Diet for Mouth Ulcer

Posted on : 02-11-2013 | By : Haddon Suttner | In : Healthy Food, Oral Health, Preventive Dentistry

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Mouth ulcers also known as apthous ulcers, are small shallow ulcers that appear in the mouth and often make eating and talking uncomfortable.The term “mouth ulcers” refers to sores or open lesions in the mouth caused by a variety of conditions including cancer, infections, immune system problems and damage or abrasions related to braces or dentures, self-inflicted bites or other problems.Diets for mouth ulcers focus on avoiding irritants and keeping the mouth clean to promote healing.

Diet for Mouth Ulcer



Foods To Enjoy

Cold foods and beverages actually soothe painful mouth ulcers, although room temperature choices do no harm. Cooking foods especially fruits and vegetables reduces their abrasive qualities. Fresh or frozen foods are good choices because they contain less acid than canned food and less salt than processed foods. Grain dishes and plain, unseasoned meat and also help because both meat and grains contain little acid and hover around a neutral pH. Sipping ice water, iced tea or cold milk during meals washes away debris and irritants from other foods especially if the person does not have time to brush.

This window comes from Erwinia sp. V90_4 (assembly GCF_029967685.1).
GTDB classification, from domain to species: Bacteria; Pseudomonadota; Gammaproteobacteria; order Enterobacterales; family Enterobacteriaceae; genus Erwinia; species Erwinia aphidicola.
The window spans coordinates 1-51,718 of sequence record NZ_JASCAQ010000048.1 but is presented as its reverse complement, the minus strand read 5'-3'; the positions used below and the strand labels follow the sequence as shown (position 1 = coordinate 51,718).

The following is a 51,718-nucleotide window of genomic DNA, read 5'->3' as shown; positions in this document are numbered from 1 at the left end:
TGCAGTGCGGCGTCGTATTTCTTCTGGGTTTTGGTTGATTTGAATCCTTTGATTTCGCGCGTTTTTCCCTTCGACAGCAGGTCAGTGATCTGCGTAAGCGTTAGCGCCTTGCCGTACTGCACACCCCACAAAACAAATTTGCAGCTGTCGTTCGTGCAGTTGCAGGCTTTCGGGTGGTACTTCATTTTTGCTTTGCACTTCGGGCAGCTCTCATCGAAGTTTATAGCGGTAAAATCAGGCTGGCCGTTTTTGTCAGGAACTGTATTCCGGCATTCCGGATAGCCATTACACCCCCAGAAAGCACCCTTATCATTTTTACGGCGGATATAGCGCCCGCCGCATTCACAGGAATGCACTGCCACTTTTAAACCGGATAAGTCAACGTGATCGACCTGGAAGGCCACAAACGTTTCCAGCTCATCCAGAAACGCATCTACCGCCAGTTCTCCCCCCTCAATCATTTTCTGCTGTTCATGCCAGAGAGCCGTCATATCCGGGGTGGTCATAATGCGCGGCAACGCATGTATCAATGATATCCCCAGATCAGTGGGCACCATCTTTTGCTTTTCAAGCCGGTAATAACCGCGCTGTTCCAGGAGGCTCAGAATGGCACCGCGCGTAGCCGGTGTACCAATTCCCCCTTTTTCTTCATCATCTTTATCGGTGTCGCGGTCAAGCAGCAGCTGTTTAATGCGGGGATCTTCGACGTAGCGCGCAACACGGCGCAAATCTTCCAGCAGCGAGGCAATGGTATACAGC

Foods to Limit

Fruits and vegetables are rich in nutrients that support the immune system, but many of them contain acids that can make mouth ulcers worse and contribute to discomfort. Fruits and vegetables that should be enjoyed in moderation until symptoms subside include apples, apricots, mangos, nectarines, oranges, peaches, pears, plums, berries and tomatoes. Juices, sauces and preserves are often more irritating than the whole fruit. Although the Dietary Guidelines for Americans encourage people to eat fewer sweets in general, it’s particularly important for people with mouth ulcers to limit sweets because bacteria in the mouth ferment them to acids that delay mouth ulcer healing and contribute to tooth decay.

Foods to Avoid

Salty foods like pretzels and heavily spiced foods like curries make mouth sores sting. Highly acidic fruits such as lime, lemon, pineapples, grapefruit and pomegranates have the same effect. Pickled foods and foods like salad dressing that feature vinegar as a main ingredient should also be avoided because of their acid content. Nuts and seeds are abrasive, scratching and scraping mouth ulcers, and often leaving small, hard particles behind.


For further details take guidelines from your dentist. You may call Dr. Haddon Suttner for any type of dental problems on 02 9365 6197. For details about the services visit Dentist Bondi.

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